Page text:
With Open Enrollment in full swing, your employees likely have questions about how to choose the right plan for their specific needs. In our “Help Me Pick My Plan” series, we break down what they should look for in some of the most common scenarios. Feel free to send them a link to this post or use the information in it to help guide them.
My company is switching to an Individual Coverage Health Reimbursement Arrangement (ICHRA) for our health insurance. I’m excited to have more plan and carrier options to choose from, but I’m also overwhelmed. I’m expecting a baby girl early next year, and I’m thrilled — but nervous, too. There’s so much to plan for financially, and I don’t want to pick the wrong health insurance plan and end up with a huge bill on top of everything else.
Can you help?
Pregnant in Pennsylvania
First of all, congratulations! We’re happy to help you figure this out, so you can get back to worrying about something more fun, like your nursery theme and exactly how many tiny socks to add to your baby registry (veteran mom tip: skip the socks).
When you’re expecting a baby, your health coverage needs may be dramatically different than usual, so we’re glad you came to us for help. The good news about your company moving to an ICHRA is that you’ll be able to pick the plan that works with your preferred doctor(s) and budget. Here’s how Kevin Scott, SureCo’s lead Employee Experience Specialist, suggests tackling this one:
Step 1: Confirm your OB/GYN and hospital are in-network.
First, call your OB/GYN and ask if they are in-network with the plan(s) you’re considering. Be sure to tell them it’s an “individual plan” NOT a “group plan.” You’ll also want to make sure that the hospital where you plan to deliver is in-network, as well, so give them a call, too. If you haven’t talked about where you’ll deliver with your doctor yet, start the conversation. Your OB/GYN will need admitting privileges at the hospital you choose, which means you won’t necessarily be able to have your pick of any hospital in your area.
It’s worth noting that other birthing options outside of a hospital, such as a midwife center or home birth, aren’t covered by most insurance plans. Doula support during birth isn’t typically covered either, but if that’s something you’re interested in, it’s worth investigating. Take a look at each plan’s Summary of Benefits & Coverage (SBC), call the health insurance companies you’re considering, or talk with SureCo’s dedicated Employee Experience team if you’re a customer.
Step 2: Take a close look at deductibles and out-of-pocket maximums.
Before we get into the next step, let’s do a quick refresh on some of the insurance lingo you’ll be navigating:
Deductible: The amount of money you’ll pay before your insurance starts covering some costs.
Coinsurance: The portion of your healthcare costs you’re required to pay after hitting your deductible. For example, with 20% coinsurance, you pay 20% of the total bill and your plan pays 80%.
Out-of-pocket maximum: The total amount you’ll pay for covered services before your plan starts covering 100% of costs.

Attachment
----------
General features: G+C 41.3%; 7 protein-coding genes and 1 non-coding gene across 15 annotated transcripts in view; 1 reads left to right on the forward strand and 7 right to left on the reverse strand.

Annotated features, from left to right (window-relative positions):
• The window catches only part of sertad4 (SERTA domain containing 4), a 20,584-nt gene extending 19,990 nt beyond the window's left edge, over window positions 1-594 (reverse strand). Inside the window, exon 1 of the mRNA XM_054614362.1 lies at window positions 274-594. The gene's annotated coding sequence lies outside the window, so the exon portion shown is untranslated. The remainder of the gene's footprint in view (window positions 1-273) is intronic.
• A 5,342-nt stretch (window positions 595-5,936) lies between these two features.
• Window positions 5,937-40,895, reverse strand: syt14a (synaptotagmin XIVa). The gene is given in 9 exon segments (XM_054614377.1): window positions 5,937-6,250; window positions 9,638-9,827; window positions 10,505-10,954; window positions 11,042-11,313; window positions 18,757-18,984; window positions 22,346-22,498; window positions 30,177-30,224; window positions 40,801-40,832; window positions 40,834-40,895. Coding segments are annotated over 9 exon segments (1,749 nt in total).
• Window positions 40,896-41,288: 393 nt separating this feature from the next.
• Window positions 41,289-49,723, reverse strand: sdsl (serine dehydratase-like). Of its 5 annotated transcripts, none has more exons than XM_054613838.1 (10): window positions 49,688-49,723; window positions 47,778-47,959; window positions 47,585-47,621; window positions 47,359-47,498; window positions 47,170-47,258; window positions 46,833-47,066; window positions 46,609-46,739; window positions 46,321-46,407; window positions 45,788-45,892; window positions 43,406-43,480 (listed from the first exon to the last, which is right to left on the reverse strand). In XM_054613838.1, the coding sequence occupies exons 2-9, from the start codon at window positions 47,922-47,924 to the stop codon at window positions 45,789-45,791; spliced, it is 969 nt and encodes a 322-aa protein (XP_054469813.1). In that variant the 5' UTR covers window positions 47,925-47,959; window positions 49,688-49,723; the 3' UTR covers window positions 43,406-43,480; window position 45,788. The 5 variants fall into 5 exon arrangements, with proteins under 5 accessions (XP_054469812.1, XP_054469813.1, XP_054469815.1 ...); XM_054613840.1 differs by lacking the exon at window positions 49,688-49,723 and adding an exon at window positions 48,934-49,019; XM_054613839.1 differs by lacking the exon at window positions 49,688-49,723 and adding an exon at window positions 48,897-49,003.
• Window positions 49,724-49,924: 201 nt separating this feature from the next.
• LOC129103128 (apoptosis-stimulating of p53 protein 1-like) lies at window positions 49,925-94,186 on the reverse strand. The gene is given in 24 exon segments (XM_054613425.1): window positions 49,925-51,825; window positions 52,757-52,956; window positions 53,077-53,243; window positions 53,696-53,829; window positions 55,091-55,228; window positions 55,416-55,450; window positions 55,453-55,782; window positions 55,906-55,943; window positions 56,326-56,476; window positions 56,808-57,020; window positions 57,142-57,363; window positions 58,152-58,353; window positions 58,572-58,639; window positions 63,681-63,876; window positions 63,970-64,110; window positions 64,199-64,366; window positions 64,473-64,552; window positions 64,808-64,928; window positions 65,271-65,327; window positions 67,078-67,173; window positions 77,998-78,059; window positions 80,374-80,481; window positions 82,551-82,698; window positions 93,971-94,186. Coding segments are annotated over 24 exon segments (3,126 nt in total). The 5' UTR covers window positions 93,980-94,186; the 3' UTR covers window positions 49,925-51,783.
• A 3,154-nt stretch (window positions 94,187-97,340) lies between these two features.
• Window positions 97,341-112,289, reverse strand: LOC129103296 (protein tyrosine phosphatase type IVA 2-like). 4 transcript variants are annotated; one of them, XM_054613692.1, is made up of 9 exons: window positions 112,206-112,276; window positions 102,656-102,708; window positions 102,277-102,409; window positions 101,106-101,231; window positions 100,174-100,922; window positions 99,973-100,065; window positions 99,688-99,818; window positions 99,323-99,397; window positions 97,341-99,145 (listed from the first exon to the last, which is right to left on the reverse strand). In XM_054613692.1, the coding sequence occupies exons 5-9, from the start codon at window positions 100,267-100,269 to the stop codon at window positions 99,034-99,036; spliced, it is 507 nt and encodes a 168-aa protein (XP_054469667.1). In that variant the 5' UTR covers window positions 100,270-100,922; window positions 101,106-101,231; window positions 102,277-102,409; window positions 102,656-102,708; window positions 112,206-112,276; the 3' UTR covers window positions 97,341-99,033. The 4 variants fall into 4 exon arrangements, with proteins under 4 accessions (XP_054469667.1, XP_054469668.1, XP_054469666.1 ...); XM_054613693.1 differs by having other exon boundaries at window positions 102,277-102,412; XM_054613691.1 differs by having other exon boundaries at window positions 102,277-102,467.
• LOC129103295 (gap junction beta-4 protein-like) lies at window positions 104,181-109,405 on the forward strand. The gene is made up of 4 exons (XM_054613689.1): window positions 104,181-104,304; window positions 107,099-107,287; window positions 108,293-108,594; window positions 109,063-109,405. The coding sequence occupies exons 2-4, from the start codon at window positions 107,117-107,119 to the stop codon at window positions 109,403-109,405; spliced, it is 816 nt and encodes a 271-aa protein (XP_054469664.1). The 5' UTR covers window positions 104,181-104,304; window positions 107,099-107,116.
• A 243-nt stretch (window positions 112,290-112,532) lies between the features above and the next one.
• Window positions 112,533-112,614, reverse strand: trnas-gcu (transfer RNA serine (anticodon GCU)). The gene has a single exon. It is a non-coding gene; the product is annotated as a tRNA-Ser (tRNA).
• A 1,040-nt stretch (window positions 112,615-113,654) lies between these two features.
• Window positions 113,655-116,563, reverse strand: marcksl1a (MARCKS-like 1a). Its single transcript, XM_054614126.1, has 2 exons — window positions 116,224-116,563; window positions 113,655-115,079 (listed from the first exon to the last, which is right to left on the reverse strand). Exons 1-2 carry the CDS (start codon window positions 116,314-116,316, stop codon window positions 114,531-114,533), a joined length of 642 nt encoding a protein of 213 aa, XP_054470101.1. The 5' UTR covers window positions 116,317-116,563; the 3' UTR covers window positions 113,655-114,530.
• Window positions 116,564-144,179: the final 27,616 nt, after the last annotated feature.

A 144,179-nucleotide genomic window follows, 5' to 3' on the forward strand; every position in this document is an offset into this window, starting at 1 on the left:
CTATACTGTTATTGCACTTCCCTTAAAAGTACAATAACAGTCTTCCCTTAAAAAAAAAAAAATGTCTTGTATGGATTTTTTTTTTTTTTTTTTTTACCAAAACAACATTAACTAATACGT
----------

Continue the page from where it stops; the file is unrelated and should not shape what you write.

When you’re taking a look at a plan’s SBC, one of the most important details to check out is the out-of-pocket maximum. Why? With the cost of delivering a baby in a hospital clocking in at more than $14,000 for a vaginal delivery, you’re most likely going to meet that upper limit. So make sure it’s a number you’ll be able to cover, says Scott.
Related: How to Read a Summary of Benefits & Coverage (SBC)
Step 3: Consider your monthly expenses and savings goals.
If you’ve checked out the going rate for your average stroller, you’ve probably already noticed how much costs increase once a baby arrives. As you look at your financial goals, think about what you’re willing to pay per paycheck for your health plan premium and balance that number with what size bill you’re comfortable covering once your baby is born.
Some people may choose a plan that costs more monthly but has a waived deductible, so you can avoid any surprise bills, Scott explains. Or, you may decide to pay less per paycheck knowing that you’ll be able to cover your remaining deductible and out-of-pocket max after delivery.
You’ll also want to understand whether your baby’s first healthcare costs, such as initial tests, will be part of your coverage or if the plan will consider her to be a new individual family member from the date of her birth — and start her own deductible. To find out how your baby’s coverage will work, check the plan’s SBC, call the health insurance company, or talk to SureCo’s Employee Experience team.
To recap, when taking a look at the SBC for each plan, consider:
- Is your current OB/GYN in-network with the plans you’re considering? What about the hospital where you’ll deliver?
- What is the plan’s deductible and out-of-pocket maximum? Would you be able to pay most of that cost at once, if needed?
- Would you rather have more money in your pocket each month but potentially be responsible for a higher bill after you deliver your baby, or would you prefer to pay more at each paycheck but have your plan’s coverage kick in sooner?
Planning for baby’s first healthcare bills might not be the cutest step, but choosing a plan that meets your financial goals and healthcare needs doesn’t have to be complicated. Wishing you a safe and healthy delivery!
And remember, if you’re a SureCo customer, Scott and the rest of our dedicated Employee Experience team are always here for you. Contact us anytime at 949-989-4906 or firstname.lastname@example.org.